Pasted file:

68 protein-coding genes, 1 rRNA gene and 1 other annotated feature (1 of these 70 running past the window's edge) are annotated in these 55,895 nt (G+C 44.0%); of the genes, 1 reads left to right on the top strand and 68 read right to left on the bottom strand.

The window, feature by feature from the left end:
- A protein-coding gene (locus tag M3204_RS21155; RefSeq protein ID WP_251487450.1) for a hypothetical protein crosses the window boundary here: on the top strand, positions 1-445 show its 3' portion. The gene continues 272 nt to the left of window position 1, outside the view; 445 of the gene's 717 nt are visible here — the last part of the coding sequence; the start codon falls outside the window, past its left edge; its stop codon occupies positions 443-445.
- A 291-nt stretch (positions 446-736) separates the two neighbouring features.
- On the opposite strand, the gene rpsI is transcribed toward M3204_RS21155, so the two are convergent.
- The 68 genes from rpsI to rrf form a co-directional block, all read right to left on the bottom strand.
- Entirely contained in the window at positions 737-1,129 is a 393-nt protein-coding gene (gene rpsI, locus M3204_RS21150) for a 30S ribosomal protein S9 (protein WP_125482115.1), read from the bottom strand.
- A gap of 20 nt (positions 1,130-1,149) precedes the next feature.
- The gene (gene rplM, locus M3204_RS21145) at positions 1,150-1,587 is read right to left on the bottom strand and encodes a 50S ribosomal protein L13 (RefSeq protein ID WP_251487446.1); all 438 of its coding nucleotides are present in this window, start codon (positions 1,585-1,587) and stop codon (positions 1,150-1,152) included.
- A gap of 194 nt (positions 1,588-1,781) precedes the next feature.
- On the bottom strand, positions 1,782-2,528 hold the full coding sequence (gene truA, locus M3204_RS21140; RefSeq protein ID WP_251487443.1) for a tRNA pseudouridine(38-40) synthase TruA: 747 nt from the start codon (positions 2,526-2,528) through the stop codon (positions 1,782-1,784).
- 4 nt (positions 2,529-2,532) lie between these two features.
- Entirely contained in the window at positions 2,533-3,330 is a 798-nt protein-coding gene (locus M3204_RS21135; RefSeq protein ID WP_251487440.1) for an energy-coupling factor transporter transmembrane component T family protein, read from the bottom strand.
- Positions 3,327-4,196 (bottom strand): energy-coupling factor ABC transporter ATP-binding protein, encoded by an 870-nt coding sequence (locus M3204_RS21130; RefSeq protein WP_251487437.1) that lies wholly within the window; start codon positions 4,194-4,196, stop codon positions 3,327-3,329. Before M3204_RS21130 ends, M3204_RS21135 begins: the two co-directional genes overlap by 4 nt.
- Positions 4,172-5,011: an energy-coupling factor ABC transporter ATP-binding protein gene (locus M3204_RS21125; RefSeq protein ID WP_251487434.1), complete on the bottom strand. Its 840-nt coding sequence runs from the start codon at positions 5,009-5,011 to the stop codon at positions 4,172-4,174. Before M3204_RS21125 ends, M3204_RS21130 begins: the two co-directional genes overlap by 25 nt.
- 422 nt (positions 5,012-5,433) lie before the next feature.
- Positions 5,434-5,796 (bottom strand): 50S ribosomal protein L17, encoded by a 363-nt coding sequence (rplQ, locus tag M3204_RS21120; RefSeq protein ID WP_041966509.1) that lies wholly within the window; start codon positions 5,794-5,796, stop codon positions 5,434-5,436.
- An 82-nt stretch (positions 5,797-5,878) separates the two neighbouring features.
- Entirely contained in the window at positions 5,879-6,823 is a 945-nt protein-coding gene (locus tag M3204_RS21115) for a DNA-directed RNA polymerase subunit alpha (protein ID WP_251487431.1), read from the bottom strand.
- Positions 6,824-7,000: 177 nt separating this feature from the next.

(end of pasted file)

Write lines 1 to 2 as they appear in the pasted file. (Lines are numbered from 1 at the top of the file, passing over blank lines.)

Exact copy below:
68 protein-coding genes, 1 rRNA gene and 1 other annotated feature (1 of these 70 running past the window's edge) are annotated in these 55,895 nt (G+C 44.0%); of the genes, 1 reads left to right on the top strand and 68 read right to left on the bottom strand.

The window, feature by feature from the left end: